So, Ten Years Ago Today, This Happened…

…and we’ve been running ever since.

After too long away, Doctor Who returned, with a new generation of actors, directors, and writers to bring sci-fi’s most unique hero-of-sorts on his way. And generations new and old were swept up in the terror and wonder of all of time and space, all over again.

Today, the adventure shows no end in sight. And I’d like to think we’re all a little better for it – at least I believe I am.

(h/t to that FX genius “John Smith,” whoever he may be…)

Thank you for coming back, Doctor. Here’s to many more ahead…

The Thing About Paddington

There’s a moment in the film Paddington that you should recognize from your typical modern family film. You should recognize it, but it’s not quite what you’re used to.

The Umbrella Chase

Early in the film, there’s a chase scene in which Paddington crosses paths with a thief. Many live-action “kids’ movies” have similar set pieces, but few handle them the way this film does. The chase doesn’t rush. It unfolds. It takes its time to reveal its delights. It trusts its audience. It’s not built on mayhem, but on something we don’t see as often as I’d like: a sense of surprise and wonder and charm and joy.

And that’s the beauty of the film.

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Yes, Clara, There Is A Doctor

We don’t believe in Santa Claus because he’s real. He’s real because we believe in him.

There’s that kind of power in our fantasies, our fairy tales, our heroes. They don’t have to exist in our world. And it might be far better that they don’t. Reality can be a mess sometimes, maybe most times. And it’s a comfort to know that there’s something outside of it. Something better. Something impossible and incredible and great.

And so we create these heroes and vest our faith in them. Like Santa Claus.

Like the Doctor.

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Old Friends Die Hard

“Clara, be my pal. Tell me… am I a good man?”
“I… don’t know.”
“Neither do I.”

– from “Into the Dalek,” by Phil Ford and Steven Moffat

They were the central questions of Series 8 of Doctor Who. What kind of man is this new Doctor? Is he a hero? Does he still care? Is he even capable of caring anymore?

It’s to the show’s credit that it dared to ask those questions, to explore the darker sides of life with, and as, the last Time Lord. Asking those questions gave us stories like “Listen” and “Flatline.”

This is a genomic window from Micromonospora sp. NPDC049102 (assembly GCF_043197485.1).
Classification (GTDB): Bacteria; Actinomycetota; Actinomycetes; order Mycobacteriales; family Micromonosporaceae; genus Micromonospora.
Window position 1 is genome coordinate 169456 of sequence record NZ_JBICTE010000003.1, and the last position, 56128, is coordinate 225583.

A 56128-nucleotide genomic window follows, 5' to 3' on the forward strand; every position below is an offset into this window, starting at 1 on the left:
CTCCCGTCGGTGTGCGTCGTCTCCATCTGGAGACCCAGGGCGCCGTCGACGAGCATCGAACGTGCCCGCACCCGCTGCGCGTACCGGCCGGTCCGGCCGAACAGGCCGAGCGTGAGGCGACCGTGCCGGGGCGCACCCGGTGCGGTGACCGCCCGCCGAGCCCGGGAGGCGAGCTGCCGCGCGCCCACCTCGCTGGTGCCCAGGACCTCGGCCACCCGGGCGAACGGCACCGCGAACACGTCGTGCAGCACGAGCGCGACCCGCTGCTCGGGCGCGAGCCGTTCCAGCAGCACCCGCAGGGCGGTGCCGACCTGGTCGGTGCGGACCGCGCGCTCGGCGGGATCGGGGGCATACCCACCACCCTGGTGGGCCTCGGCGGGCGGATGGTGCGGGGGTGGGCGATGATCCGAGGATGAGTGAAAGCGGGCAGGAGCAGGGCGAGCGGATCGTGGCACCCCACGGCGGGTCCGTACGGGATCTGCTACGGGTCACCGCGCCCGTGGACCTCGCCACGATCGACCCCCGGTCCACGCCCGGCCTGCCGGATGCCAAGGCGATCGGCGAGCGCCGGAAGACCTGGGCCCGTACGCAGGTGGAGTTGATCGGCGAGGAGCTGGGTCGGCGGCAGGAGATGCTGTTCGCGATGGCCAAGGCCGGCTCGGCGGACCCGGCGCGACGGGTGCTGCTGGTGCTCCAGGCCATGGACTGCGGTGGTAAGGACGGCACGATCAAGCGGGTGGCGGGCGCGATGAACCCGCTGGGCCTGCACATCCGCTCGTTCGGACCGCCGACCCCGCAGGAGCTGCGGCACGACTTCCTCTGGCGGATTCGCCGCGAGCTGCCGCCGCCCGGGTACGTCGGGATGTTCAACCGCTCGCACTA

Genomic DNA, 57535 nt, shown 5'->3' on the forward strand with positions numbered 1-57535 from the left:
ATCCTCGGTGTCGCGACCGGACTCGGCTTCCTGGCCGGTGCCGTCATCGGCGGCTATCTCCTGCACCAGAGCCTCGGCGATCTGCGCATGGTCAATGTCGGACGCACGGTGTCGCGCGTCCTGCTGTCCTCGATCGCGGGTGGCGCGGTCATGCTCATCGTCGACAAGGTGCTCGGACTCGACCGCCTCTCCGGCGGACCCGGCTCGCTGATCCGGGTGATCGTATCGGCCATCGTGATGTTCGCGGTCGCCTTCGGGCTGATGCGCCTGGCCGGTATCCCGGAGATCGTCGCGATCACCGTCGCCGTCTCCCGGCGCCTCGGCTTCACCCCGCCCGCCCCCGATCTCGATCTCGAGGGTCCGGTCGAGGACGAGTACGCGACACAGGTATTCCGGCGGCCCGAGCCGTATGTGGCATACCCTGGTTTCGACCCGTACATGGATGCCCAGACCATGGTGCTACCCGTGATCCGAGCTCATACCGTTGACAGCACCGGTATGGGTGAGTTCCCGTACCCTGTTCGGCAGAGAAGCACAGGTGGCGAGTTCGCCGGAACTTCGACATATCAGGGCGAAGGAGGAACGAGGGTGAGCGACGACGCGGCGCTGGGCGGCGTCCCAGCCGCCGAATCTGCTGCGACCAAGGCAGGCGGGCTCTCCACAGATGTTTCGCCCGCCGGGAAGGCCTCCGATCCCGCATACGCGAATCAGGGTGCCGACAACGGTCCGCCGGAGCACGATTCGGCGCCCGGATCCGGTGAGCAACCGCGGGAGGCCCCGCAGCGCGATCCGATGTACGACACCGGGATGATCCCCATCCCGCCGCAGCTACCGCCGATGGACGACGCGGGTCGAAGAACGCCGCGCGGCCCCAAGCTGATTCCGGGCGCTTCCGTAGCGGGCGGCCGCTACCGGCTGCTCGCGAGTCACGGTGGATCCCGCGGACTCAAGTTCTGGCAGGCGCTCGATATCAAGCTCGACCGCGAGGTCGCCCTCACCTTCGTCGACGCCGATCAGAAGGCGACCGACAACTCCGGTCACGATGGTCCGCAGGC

And it’s to the show’s credit that in the end, it found a way to answer them.

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If This Is Paradise, I Wish I Had A Sonic Lawnmower

Since I’ve committed to life as a Doctor Who blogger, I’ve often surprised myself with the connections I’ve made. Not so much within the show itself – it’s easy to find traces of a past story or a past Doctor in the current series. It’s Doctor Who – there’s always going to be at least a piece of its past in its present.

No, the surprise comes from the connections I find outside of the series, the things an episode reminds me of as I’m watching it. Last week’s episode is a perfect example. I didn’t go into “Flatline” looking for a Bourne Identity parallel, but once I found it, it just made perfect sense to explore that.

With all that in mind, you really have to wonder about the kind of mind that goes from Doctor Who to Talking Heads…
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Look At What They Make You Give

One of the many assets of Doug Liman’s The Bourne Identity (spoilers ahead) is Clive Owen’s character, called the Professor. Like Jason Bourne, the Professor’s one of the Treadstone program’s assassins, a laconic piece of work who says nary a syllable until he finally catches up with his quarry. And once Bourne has gunned him down, he uses his dying words to reflect on the terrible bond they share:

Look at us. Look at what they make you give.

Bourne himself will repeat those words in The Bourne Ultimatum. It’s a commentary on the way Treadstone has leached the good from them both, in the name of a supposed higher purpose.

And after seeing the latest Doctor Who, the road from the Professor to the Doctor might not be as far as you’d think. Or hope.

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